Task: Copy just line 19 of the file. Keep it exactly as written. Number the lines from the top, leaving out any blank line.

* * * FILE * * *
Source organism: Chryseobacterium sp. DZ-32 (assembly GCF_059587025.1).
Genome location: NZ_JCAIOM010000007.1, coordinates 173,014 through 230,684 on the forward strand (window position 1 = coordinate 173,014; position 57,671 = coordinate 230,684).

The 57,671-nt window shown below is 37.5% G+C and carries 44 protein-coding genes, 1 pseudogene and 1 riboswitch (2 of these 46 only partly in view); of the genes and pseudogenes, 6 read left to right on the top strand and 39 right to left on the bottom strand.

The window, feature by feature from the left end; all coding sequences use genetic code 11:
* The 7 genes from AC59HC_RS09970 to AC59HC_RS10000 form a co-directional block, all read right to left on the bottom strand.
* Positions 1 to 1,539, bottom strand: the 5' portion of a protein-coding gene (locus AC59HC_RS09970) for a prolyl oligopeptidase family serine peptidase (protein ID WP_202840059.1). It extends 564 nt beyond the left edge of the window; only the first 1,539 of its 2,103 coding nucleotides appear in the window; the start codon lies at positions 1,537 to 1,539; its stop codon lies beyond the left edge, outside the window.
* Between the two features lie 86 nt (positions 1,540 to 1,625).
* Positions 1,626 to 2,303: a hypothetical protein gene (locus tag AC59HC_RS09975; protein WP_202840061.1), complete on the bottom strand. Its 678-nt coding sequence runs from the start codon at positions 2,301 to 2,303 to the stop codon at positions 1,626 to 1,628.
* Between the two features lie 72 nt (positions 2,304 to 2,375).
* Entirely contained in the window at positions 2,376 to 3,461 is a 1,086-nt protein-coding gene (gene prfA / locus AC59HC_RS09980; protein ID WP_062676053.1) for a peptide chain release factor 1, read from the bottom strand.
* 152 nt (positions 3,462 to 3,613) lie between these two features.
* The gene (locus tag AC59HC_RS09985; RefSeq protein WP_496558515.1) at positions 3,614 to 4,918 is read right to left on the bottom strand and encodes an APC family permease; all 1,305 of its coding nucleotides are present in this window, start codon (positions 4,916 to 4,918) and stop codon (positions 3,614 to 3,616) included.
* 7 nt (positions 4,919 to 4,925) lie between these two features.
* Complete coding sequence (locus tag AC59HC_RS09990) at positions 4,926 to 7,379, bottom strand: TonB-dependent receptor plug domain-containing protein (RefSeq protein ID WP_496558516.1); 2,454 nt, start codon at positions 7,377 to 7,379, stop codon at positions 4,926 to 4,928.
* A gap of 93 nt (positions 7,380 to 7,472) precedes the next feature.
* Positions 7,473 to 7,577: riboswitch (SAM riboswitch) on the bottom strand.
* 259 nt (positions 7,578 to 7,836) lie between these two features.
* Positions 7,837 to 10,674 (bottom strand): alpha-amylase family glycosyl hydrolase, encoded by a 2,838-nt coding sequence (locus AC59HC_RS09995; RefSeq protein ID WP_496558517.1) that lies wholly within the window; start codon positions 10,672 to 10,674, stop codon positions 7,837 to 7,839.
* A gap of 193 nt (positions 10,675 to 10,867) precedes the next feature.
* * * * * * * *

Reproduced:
* A gap of 193 nt (positions 10,675 to 10,867) precedes the next feature.